Girl killed, five wounded by militant rocket in Turkey

Masked members of YDG-H, youth wing of the outlawed Kurdistan Workers Party (PKK), sit next to their weapons in Silvan, near the southeastern city of Diyarbakir, Turkey. (Reuters)

A 9-year-old girl was killed and five people were wounded when a rocket fired by Kurdish militants hit a house in Diyarbakir province in southeastern Turkey on Sunday, the local governor's office said.

The Kurdish insurgents had targeted an armoured police vehicle but instead struck a three-storey house in the mainly Kurdish town of Bismil, it said.

The governor's office also said two Kurdish militants were killed in the city of Diyarbakir in what appeared to be a separate incident.

Southeast Turkey has been scorched by deadly fighting between security forces and the outlawed Kurdistan Workers' Party (PKK) since the end of a two-year-long ceasefire in July.

At least 40,000 people have been killed since the PKK - recognised as a terrorist organisation by the United States, Turkey and the European Union - launched its insurgency for greater Kurdish autonomy in 1984.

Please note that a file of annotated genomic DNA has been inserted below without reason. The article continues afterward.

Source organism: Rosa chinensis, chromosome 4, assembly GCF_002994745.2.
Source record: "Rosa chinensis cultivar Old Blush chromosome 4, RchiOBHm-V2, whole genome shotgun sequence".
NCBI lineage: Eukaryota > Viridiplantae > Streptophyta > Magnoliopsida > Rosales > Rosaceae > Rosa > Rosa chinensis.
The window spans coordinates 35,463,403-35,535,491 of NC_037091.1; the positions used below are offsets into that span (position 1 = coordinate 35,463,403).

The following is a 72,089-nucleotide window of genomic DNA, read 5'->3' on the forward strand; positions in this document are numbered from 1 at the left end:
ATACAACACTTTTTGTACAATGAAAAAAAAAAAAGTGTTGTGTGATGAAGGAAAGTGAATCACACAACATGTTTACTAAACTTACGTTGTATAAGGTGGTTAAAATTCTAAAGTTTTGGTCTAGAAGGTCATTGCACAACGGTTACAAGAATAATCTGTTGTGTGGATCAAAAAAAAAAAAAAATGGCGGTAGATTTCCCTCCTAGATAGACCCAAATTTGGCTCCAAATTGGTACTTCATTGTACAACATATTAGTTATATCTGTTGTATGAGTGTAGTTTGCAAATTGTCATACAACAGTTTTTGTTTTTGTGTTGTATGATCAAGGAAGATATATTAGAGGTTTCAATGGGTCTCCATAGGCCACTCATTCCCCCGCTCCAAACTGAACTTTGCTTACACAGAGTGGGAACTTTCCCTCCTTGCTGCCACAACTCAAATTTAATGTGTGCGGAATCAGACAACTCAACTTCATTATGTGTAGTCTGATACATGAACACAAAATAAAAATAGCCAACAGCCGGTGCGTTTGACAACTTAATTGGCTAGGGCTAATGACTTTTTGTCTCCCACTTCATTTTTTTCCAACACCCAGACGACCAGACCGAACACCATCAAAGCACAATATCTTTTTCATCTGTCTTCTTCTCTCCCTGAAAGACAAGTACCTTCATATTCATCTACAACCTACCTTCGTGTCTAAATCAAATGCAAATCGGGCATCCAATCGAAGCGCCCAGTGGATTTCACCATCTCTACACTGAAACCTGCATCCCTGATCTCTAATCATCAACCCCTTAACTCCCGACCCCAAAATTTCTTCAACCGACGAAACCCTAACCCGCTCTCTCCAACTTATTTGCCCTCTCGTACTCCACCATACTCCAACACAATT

The escalating bloodshed in the mainly Kurdish southeast has worsened political tensions ahead of a snap Nov. 1 parliamentary election, with President Tayyip Erdogan and the ruling AK Party accusing pro-Kurdish lawmakers of being PKK sympathisers.

It has also complicated the relationship between NATO member Turkey and Washington, which sees a related Kurdish militia in Syria as its chief ally in fighting Islamic State of Iraq and Syria (ISIS).

The United States has said it does not consider the Syrian Kurdish forces to be a terrorist organisation. The issue is likely to be raised by Prime Minister Ahmet Davutoglu who is now in the United States for a United Nations General Assembly meeting this coming week.

Turkey has also joined in the fight against ISIS, launching air strikes into northern Syria and opening its air bases to the U.S.-led coalition.

However, most of its focus has been on the PKK, raising suspicions of government critics that Ankara's real reason for joining the fight against ISIS was to crack down on the Kurdish opposition ahead of the Nov.1 election re-run.

At a dinner in New York on Friday, Davutoglu said Turkey had "broken the back of terrorist threats" with its recent operations, according to local media reports.

Last Update: Wednesday, 20 May 2020 KSA 09:45 - GMT 06:45